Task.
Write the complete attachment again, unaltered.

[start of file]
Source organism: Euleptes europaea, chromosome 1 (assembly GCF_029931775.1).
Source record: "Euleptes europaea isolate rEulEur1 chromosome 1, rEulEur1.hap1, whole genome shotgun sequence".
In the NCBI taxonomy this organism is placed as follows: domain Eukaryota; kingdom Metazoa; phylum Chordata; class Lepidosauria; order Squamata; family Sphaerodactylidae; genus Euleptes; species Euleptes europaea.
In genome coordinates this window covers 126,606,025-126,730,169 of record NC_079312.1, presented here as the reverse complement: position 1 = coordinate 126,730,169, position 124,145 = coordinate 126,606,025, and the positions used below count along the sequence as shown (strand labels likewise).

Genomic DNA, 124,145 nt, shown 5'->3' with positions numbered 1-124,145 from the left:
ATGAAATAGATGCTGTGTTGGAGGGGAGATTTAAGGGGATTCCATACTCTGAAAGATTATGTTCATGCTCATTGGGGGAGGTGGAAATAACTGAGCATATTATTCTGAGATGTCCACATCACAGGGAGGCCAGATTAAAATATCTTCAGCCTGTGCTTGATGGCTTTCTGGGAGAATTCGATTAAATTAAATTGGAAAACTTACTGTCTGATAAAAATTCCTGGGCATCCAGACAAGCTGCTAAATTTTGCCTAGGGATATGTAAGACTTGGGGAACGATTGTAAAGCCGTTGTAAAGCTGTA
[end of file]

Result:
Source organism: Euleptes europaea, chromosome 1 (assembly GCF_029931775.1).
Source record: "Euleptes europaea isolate rEulEur1 chromosome 1, rEulEur1.hap1, whole genome shotgun sequence".
In the NCBI taxonomy this organism is placed as follows: domain Eukaryota; kingdom Metazoa; phylum Chordata; class Lepidosauria; order Squamata; family Sphaerodactylidae; genus Euleptes; species Euleptes europaea.
In genome coordinates this window covers 126,606,025-126,730,169 of record NC_079312.1, presented here as the reverse complement: position 1 = coordinate 126,730,169, position 124,145 = coordinate 126,606,025, and the positions used below count along the sequence as shown (strand labels likewise).

Genomic DNA, 124,145 nt, shown 5'->3' with positions numbered 1-124,145 from the left:
ATGAAATAGATGCTGTGTTGGAGGGGAGATTTAAGGGGATTCCATACTCTGAAAGATTATGTTCATGCTCATTGGGGGAGGTGGAAATAACTGAGCATATTATTCTGAGATGTCCACATCACAGGGAGGCCAGATTAAAATATCTTCAGCCTGTGCTTGATGGCTTTCTGGGAGAATTCGATTAAATTAAATTGGAAAACTTACTGTCTGATAAAAATTCCTGGGCATCCAGACAAGCTGCTAAATTTTGCCTAGGGATATGTAAGACTTGGGGAACGATTGTAAAGCCGTTGTAAAGCTGTA